With digital equipment and all the great editing software, photography is so much more accessible to children these days. But wait, isn’t photography all about art. How can you use it for science?
1. Life Cycles
Your children can use a camera to record all sort of life cycles. We’ve done silkworms, queen butterflies, frogs, etc. How about capturing a scene as it changes from week to week, or the growth of a flower?
Use a camera to record the weather. Our local newspaper has added a feature where they print local weather photographs taken by amateurs in the area. I personally love to take photos of clouds. Your children will have many imaginative ways to record the weather, I bet.
Challenge your children to record 20 different kinds of trees with their camera. Or 50 different kinds of plants. Basically you can make collections useful for identification, just with photographs instead of actual specimens.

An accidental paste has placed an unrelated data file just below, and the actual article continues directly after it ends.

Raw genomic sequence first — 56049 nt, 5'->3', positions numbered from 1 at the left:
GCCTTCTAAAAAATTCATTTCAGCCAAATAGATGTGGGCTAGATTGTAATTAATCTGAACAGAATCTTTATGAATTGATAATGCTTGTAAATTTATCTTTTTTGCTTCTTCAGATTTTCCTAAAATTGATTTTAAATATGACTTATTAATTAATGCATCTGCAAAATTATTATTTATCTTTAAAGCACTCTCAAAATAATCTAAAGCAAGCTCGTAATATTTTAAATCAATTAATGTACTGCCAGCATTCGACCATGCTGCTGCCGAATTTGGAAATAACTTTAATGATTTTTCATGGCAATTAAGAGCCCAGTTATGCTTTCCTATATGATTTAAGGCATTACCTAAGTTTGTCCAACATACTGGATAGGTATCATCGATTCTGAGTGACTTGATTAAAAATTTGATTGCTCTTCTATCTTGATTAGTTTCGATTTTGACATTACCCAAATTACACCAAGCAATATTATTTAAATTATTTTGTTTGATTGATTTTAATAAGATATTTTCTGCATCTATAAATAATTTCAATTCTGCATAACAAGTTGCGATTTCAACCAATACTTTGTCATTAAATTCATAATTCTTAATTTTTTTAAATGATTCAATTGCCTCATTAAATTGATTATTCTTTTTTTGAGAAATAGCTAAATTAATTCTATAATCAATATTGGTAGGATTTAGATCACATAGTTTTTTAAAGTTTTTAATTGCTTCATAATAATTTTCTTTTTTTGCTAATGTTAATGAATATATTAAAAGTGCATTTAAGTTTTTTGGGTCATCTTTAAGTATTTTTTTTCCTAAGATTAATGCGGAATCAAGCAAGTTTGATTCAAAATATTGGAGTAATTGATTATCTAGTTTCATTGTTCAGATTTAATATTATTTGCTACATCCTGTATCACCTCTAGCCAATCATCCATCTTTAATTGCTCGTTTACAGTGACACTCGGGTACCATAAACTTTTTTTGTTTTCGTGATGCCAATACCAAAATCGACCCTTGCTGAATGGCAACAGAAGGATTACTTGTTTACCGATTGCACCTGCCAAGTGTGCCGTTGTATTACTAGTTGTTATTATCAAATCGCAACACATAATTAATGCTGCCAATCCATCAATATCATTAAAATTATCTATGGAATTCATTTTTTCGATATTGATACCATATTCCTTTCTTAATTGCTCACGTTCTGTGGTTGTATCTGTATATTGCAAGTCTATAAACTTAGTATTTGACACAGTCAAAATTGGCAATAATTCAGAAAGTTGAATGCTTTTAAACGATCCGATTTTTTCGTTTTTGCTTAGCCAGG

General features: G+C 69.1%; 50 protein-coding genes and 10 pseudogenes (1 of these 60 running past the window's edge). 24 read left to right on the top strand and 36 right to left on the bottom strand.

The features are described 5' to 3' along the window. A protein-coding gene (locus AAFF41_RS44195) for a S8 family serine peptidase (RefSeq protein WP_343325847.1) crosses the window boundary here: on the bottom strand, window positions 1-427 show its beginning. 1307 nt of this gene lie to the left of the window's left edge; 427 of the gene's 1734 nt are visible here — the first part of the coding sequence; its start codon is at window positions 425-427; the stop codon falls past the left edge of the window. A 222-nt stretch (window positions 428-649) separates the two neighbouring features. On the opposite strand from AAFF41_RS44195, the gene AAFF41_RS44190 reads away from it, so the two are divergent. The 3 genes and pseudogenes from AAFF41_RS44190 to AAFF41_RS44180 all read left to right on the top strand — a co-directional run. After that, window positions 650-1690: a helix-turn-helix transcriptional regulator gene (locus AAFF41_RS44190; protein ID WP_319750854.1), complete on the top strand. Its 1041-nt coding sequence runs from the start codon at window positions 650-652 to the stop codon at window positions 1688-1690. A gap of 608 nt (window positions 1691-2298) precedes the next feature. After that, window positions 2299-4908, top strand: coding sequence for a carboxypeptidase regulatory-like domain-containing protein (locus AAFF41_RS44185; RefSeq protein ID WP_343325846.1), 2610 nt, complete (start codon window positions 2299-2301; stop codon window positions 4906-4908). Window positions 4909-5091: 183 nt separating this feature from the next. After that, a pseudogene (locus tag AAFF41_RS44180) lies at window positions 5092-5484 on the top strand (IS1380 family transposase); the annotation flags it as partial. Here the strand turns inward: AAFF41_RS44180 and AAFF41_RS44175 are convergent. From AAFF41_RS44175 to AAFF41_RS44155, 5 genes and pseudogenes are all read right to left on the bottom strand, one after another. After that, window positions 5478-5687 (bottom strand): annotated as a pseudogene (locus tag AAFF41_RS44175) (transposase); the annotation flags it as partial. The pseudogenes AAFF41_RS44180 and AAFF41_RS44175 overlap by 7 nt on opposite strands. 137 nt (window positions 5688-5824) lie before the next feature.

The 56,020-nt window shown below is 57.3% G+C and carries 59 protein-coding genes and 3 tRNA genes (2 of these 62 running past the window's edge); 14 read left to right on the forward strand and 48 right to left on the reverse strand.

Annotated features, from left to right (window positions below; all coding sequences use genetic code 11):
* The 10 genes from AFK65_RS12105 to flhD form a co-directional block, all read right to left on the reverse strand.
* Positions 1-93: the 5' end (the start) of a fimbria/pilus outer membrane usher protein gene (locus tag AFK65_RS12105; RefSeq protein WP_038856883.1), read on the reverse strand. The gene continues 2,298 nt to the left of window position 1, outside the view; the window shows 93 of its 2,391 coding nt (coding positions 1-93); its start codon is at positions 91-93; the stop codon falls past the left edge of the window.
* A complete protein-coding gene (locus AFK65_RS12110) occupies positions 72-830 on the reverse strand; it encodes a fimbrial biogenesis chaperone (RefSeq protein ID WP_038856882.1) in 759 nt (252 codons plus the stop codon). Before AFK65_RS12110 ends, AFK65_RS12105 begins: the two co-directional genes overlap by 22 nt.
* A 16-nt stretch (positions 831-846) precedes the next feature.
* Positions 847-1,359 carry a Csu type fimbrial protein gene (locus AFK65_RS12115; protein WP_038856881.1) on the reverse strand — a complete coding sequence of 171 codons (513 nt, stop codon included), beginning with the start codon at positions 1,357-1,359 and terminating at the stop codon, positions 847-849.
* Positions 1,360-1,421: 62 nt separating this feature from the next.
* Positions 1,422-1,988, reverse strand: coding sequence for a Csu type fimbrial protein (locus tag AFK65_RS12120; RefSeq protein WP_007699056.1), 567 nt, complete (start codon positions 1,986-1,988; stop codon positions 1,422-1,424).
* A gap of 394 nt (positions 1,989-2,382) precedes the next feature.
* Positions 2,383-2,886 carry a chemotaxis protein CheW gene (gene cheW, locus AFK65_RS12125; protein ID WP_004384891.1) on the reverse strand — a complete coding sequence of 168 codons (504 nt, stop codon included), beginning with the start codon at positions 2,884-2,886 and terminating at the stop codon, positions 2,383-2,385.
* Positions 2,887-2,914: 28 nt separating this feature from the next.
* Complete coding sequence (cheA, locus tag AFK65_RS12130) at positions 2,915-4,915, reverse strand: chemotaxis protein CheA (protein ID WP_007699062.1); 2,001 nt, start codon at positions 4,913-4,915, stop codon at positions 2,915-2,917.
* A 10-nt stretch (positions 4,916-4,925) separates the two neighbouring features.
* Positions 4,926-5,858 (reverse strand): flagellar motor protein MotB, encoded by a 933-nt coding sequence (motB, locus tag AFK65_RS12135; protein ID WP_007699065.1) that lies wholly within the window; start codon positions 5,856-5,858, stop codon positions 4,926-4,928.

That’s how I’m trying to learn local wildflowers.
4. Record your child’s own growth by having them take photos of themselves in the same place on a monthly basis. (Taking a self-portrait requires a good working knowledge of a camera.)
5. Learn how a camera works.
How did the first cameras work? What does focal length mean?
Edit: As the link is broken, here is a video that shows some of the basics of how a camera works.
6. Actually build a digital camera.
Students Can Build Digital Camera (This is a news website with ads).
Absolutely awesome websites for many, many more ideas:
If you want even more information, try one of these photography books:
See the financial disclosure page for information about my affiliation with Amazon.